Matt is dedicated to finding multiple ways to help advisors with insurance strategies to augment retirement planning.
Concerned about the potential need for long-term care, but confused on where to start? Understanding your options is crucial, and we can help. Let’s discuss the fundamentals of long-term care.
What is Long-Term Care?
According to the National Institute of Aging (NIA), long-term care services are intended to help people live as independently and safely as possible when they can no longer perform everyday activities on their own.1 Long-term care isn’t necessarily medical, but rather a range of services that may be needed to meet health or personal care needs.2 For example, this could include bathing, dressing, eating, and transferring from a bed to chair. Other common long-term care services are implemented within a daily routine to provide support for tasks such as housework, managing finances, grocery shopping, cooking, cleaning, and caring for pets.
A study completed by U.S. Department of Health and Human Services states that more than half of Americans who live to 65 years of age are likely to need long-term care. And the older you are, the greater your chances are of needing assistance. Aside from age, there are other factors that affect the need for long-term care such as gender, current health and disability, living arrangement, and marital status.
- Health: Poor health, in general, increases the likelihood of needing long-term assistance due to risk of disease. Chronic conditions such as hypertension or diabetes typically require long-term care.
- Marital status/living arrangements: Living alone increases the chance of needing long-term care as opposed to being married and/or living with a partner or family member.
- Gender: On average, women outlive men by about five years, which means women have a greater chance of living alone as they age.
- Disability: Accidents, such as falling, could result in a disability necessitating care. There are also chronic illnesses that could cause a disability, such as dementia.
Types of Long-Term Care
Long-term care can be provided at a facility or at home, depending on the situation. At-home care can be provided by a selected family member or a trusted nurse.3 Most at-home services include personal and health support services aimed to help people stay in their homes and achieve a lifestyle that is as independent as possible. Assisted living facilities and nursing homes typically provide 24-hour surveillance and support for those who are not capable of living at their homes. There are also community options that are sometimes referred to as “adult day care” which provide older adults with social and support services, such as planned activities with caregivers.4 This type of facility usually includes transportation, personal care and meals.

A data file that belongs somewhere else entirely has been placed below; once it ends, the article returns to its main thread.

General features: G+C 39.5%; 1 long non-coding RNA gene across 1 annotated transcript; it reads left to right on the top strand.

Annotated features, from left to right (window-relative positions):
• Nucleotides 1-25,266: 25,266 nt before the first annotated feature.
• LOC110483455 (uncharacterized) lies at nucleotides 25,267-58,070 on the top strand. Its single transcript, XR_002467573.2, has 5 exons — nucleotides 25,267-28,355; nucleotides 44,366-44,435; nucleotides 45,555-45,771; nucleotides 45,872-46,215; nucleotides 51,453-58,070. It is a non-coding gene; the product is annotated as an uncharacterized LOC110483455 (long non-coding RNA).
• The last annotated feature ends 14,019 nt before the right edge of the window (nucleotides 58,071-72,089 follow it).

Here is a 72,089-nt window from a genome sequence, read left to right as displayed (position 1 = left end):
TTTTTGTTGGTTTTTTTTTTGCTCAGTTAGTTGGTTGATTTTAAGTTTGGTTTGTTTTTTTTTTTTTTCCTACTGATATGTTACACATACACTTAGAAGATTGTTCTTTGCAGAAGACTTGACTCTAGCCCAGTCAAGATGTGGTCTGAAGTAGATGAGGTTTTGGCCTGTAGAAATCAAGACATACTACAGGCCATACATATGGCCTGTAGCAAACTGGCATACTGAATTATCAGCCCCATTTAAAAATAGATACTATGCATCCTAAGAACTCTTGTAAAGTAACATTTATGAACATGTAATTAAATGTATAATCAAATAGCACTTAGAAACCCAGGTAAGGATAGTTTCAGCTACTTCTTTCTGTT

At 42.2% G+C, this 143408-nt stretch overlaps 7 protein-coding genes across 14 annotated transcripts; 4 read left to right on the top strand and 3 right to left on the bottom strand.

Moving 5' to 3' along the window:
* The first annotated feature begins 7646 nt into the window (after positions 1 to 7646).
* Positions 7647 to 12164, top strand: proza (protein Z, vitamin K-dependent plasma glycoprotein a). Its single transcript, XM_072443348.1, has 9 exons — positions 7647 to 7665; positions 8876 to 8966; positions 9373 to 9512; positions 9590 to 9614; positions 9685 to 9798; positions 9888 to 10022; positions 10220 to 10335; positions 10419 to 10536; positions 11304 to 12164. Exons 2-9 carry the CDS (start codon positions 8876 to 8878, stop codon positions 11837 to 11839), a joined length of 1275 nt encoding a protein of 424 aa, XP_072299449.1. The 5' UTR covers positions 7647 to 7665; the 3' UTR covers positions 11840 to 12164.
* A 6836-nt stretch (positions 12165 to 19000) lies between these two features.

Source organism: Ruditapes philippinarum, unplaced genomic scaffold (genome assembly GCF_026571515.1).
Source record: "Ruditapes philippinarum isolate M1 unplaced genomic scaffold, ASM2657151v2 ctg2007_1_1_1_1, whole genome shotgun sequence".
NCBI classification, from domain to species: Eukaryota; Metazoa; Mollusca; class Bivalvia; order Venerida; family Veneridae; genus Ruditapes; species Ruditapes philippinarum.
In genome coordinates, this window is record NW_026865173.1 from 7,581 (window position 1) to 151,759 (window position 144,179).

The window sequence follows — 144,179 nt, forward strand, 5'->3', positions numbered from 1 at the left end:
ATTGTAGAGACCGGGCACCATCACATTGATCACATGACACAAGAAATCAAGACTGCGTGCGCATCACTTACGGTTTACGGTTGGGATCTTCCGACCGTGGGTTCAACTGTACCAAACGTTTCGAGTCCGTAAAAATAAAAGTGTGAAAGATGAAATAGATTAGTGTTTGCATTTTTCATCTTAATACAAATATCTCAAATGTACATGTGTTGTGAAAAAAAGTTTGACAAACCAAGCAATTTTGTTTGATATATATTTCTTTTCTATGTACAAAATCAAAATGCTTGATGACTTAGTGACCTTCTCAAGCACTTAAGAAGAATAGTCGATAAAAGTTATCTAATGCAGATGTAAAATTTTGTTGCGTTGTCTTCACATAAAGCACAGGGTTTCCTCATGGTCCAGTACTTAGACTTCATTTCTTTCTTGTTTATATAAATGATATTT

Why Planning is Important
On average, seven in 10 individuals over the age of 65 will need some type of long-term care support in their lifetime. That’s a 70% chance. 5 Truth is, your client can’t know for certain if they will need long-term care. But in the unfortunate even of a sudden accident or onset of illness, it is important to have a plan in place for your clients to protect themselves and their nest eggs from the unknown. Planning for the possible need of long-term care can give both your client and their families peace of mind knowing that they will be assisted and taken care of however they choose.6
Knowing the cost of long-term care services is very important when it comes to protecting your client’s nest egg and investments. The cost of long-term care is in part dependent upon where they live, and overall, the rates are rising each year. In 2019, the annual median cost of a private room in a nursing home facility is just over $100,000, and the cost of an in-home-care nurse is close to an average of $90 per visit. 7 Discovering and planning for the total potential cost of long-term care needs can help decide where to pull funds from to make payments, including private financing options such as long-term care insurance.
Long-term care insurance can help cover some of the cost for nursing homes, assisted living, or in-home care expenses that are not covered by Medicare. Unlike traditional long-term care insurance, new hybrid policies can even help provide alternate benefits the event that your client does not need long-term care. Know your options and protect your client, their assets and their families by planning ahead for long-term care.
If you are a financial advisor, please call us at 800.440.1088 for more information.
FOR FINANCIAL PROFESSIONAL USE ONLY – NOT FOR USE WITH THE PUBLIC
This article is for informational and educational purposes and is not designed, nor intended, to be applicable to any person’s individual circumstances. It should not be considered as investment advice, nor does it constitute a recommendation that anyone engage in (or refrain from) a particular course of action. The Quantum Group, and its affiliates, have a financial interest in the sale of their products.
The Quantum Group USA, LLC. In CA. d/b/a Quantum Distribution & Insurance Services.